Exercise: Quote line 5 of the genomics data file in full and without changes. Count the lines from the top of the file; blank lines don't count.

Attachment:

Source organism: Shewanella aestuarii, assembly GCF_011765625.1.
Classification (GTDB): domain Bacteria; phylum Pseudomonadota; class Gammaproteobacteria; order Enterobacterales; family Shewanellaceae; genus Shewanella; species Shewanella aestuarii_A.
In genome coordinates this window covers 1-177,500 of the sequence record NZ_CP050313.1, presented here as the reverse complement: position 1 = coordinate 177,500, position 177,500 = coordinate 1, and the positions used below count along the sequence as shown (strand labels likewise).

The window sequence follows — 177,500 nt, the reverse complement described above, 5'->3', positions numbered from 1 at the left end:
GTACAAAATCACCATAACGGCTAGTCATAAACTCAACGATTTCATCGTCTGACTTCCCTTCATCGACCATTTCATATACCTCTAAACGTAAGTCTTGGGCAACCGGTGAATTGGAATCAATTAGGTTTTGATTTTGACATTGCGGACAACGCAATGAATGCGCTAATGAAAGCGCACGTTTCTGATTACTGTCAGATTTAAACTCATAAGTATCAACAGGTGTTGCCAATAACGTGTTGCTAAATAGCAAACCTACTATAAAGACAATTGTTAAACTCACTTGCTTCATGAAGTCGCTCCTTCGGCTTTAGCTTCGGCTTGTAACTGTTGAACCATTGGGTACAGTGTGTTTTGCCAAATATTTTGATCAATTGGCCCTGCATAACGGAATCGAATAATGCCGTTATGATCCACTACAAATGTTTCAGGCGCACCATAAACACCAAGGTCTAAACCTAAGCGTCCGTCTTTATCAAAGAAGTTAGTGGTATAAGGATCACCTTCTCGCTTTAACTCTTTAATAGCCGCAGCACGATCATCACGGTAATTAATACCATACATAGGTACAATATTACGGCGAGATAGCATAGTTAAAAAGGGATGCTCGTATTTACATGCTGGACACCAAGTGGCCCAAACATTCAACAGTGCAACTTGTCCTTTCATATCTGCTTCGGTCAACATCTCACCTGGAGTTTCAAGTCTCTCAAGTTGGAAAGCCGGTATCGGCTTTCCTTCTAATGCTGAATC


GTACAAAATCACCATAACGGCTAGTCATAAACTCAACGATTTCATCGTCTGACTTCCCTTCATCGACCATTTCATATACCTCTAAACGTAAGTCTTGGGCAACCGGTGAATTGGAATCAATTAGGTTTTGATTTTGACATTGCGGACAACGCAATGAATGCGCTAATGAAAGCGCACGTTTCTGATTACTGTCAGATTTAAACTCATAAGTATCAACAGGTGTTGCCAATAACGTGTTGCTAAATAGCAAACCTACTATAAAGACAATTGTTAAACTCACTTGCTTCATGAAGTCGCTCCTTCGGCTTTAGCTTCGGCTTGTAACTGTTGAACCATTGGGTACAGTGTGTTTTGCCAAATATTTTGATCAATTGGCCCTGCATAACGGAATCGAATAATGCCGTTATGATCCACTACAAATGTTTCAGGCGCACCATAAACACCAAGGTCTAAACCTAAGCGTCCGTCTTTATCAAAGAAGTTAGTGGTATAAGGATCACCTTCTCGCTTTAACTCTTTAATAGCCGCAGCACGATCATCACGGTAATTAATACCATACATAGGTACAATATTACGGCGAGATAGCATAGTTAAAAAGGGATGCTCGTATTTACATGCTGGACACCAAGTGGCCCAAACATTCAACAGTGCAACTTGTCCTTTCATATCTGCTTCGGTCAACATCTCACCTGGAGTTTCAAGTCTCTCAAGTTGGAAAGCCGGTATCGGCTTTCCTTCTAATGCTGAATC